Before the release of Rambo: Last Blood, many Stallone fans were anticipating a send-off akin to what the actor had done with his other iconic role Rocky Balboa. There was hope that the fifth instalment of his now elderly Vietnam vet – who has seen more than his fair share of violence and bloodshed over the decades – would be a more grounded swansong for the character. Alas, what they got was a crudely-drawn revenge scenario with a gory “Home Alone-style” home invasion finale and little in the way of exploring Rambo’s wounded psyche, albeit a few moments of brief introspective, complete with heavy-handed dialogue.
And with the exception of 2008’s awkwardly-titled Rambo – which was a pleasingly Grindhouse-esque adventure for the character – Last Blood also served as a solid reminded that it was a case of diminishing returns with the subsequent films in the series. Like Die Hard’s John McClane, the Rambo sequels ditched the notion of an everyman caught up in extraordinary circumstances and turned the creation into an amped up indestructible superhero. Viewing the first film in the franchise now, 1982’s First Blood, and it looks even more removed from what came after.
The late seventies saw Stallone renew Rocky in an attempt to lift him out of the box office doldrums after the likes of FIST and Paradise Alley had failed. It would take First Blood to prove audiences were willing to accept the actor outside of the ring. The film reconfigured – at the behest of Stallone – the remorseless PTSD-induced killing machine from David Morrell’s original novel of the same name and presenting him as a wronged man, whose only blood on his hands is that of an accidental killing. Stallone’s decision to make the character more palatable for an audience attuned to Rocky’s more simplistic moral code may have had fans of the novel up in arms over this decision, but this dilution doesn’t make the film any less engrossing.
During the most successful points in his career, Stallone has managed to tap into a populist appeal and had he maintained that initial dark edge to Rambo’s character, audiences may have rejected this anti-hero, particularly at a time when the Vietnam War was still very raw in the hearts and minds of Americans – don’t forget, this was still four years from Oliver Stone’s cathartic, award-winning study of that conflict. It’s not to say, however, that First Blood shies away from addressing the murkier manifestations of Vietnam outside of Rambo’s painful flashbacks.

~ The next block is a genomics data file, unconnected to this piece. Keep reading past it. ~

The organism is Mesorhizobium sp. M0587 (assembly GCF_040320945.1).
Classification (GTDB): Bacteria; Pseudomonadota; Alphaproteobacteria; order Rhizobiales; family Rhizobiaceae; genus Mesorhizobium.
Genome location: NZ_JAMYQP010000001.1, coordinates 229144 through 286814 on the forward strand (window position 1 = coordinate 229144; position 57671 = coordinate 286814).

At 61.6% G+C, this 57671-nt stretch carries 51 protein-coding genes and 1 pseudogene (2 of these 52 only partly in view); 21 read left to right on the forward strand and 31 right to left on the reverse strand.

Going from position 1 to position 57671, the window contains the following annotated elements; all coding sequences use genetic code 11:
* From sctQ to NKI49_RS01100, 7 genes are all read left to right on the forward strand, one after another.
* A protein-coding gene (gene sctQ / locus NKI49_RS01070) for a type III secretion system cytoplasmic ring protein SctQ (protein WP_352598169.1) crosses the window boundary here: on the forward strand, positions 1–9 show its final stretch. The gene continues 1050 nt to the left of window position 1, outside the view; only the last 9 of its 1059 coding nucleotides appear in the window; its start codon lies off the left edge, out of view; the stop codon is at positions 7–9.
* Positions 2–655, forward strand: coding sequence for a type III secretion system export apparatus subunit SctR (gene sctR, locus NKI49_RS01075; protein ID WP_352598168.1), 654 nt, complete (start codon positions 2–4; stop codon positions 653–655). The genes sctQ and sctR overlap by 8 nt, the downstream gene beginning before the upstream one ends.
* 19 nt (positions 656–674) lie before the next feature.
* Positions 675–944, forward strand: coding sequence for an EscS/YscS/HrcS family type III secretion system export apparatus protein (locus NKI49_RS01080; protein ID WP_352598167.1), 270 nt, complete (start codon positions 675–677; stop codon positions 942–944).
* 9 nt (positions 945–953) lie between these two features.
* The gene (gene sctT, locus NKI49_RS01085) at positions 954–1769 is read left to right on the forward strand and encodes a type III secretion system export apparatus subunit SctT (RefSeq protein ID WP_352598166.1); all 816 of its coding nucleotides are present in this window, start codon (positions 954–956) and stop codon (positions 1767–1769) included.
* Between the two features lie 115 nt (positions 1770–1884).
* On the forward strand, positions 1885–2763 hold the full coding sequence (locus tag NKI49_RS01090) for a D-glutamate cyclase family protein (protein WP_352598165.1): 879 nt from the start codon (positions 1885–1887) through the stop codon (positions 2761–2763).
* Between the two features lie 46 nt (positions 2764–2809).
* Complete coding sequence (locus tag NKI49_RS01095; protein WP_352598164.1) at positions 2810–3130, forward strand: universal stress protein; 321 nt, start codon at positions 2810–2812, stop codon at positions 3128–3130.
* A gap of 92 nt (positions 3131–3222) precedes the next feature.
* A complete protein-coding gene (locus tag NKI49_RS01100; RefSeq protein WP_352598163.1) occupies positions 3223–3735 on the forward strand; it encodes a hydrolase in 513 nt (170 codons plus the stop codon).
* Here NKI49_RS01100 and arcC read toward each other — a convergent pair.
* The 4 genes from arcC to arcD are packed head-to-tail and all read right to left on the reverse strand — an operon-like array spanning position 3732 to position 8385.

This is a character who is adrift from society back home. In the film’s opening moments, Rambo is denied the chance at least to find some companionship with an old war buddy, whom he learns has recently died from cancer due to Agent Orange exposure during in time in Southeast Asia. And it’s this tragic news which further drives for already mentally-scarred Rambo into a deeper state of emotional withdrawal and resistance, which is pretty much the catalyst for the entire survivalist narrative, following the character’s ill-fated run-in with an authoritarian, heavy-handed local sheriff (Brian Dennehy).
That lone figure beaten down by life but refusing to go quietly very much mirrors Rocky’s struggles from the first film. While the sequels to both series were largely big hitters – let’s be honest, Stallone has relied on those two characters to help him weather the storm on several occasions – the vulnerability of both characters was diminished with each bloated instalment, however entertaining those films may have been. Perhaps that’s why the elderly Rocky Balboa struck such a nerve with audiences and critics once more, with Stallone rightly receiving a Best Supporting Actor nod for Creed. Like the original, here was the character once more wrestling with issues which couldn’t necessarily be resolved by brute force. This was something the actor failed to address with Last Blood yet all he needed to do was look no further than that first instance of him being pushed too far.
- Here’s a track from Jerry Goldsmith’s soundtrack: